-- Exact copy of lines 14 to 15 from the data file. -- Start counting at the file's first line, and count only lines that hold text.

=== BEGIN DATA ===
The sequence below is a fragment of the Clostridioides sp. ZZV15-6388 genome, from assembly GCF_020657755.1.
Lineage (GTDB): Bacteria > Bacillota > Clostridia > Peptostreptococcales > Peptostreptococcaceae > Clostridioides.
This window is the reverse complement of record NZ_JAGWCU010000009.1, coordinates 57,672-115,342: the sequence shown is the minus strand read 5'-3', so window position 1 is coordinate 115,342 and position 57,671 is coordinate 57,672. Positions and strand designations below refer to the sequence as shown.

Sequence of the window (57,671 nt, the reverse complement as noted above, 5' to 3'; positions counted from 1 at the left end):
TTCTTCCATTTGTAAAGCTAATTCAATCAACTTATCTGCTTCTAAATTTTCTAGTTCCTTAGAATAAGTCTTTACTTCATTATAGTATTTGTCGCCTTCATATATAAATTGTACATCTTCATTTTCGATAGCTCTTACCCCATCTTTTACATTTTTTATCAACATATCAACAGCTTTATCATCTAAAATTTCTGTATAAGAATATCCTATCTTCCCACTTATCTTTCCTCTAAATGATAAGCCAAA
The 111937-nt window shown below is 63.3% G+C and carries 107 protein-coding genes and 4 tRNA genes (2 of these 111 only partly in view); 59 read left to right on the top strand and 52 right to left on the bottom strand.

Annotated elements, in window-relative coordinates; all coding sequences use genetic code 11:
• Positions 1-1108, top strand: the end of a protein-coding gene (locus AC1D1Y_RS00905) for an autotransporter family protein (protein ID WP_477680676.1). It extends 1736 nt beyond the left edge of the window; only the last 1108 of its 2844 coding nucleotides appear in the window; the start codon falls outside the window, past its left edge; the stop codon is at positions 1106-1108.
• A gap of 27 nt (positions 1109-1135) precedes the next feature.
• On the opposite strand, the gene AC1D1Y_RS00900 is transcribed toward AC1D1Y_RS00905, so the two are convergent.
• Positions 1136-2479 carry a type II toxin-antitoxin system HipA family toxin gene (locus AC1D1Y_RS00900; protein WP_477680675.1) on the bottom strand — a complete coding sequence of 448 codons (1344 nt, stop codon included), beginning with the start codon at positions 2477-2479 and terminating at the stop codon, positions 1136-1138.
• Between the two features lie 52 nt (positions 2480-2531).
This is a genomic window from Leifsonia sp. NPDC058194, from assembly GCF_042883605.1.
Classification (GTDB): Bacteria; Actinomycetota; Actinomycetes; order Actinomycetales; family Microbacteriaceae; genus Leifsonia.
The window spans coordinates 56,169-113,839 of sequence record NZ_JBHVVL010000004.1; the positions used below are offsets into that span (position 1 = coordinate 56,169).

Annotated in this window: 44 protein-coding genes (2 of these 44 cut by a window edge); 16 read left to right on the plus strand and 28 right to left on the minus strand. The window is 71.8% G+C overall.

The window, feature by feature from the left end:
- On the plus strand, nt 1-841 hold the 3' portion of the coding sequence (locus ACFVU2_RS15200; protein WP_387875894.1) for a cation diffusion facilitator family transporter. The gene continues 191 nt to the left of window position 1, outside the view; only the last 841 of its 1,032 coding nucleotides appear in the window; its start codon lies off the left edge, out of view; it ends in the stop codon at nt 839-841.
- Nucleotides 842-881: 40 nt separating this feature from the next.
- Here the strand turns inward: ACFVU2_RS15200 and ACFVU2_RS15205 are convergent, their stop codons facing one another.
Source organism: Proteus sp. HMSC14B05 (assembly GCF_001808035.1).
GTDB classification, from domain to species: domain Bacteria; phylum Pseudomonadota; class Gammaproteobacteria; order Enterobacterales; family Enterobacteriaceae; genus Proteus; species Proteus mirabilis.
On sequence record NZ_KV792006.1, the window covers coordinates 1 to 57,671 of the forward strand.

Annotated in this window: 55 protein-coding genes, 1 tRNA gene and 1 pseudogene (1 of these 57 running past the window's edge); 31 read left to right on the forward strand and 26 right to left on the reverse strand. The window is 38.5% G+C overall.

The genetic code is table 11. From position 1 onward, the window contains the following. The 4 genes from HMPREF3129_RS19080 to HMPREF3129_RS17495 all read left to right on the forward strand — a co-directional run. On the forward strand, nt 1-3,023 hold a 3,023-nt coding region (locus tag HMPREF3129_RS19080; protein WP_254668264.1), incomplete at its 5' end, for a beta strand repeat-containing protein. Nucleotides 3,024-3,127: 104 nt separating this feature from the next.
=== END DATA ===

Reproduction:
Classification (GTDB): Bacteria; Actinomycetota; Actinomycetes; order Actinomycetales; family Microbacteriaceae; genus Leifsonia.
The window spans coordinates 56,169-113,839 of sequence record NZ_JBHVVL010000004.1; the positions used below are offsets into that span (position 1 = coordinate 56,169).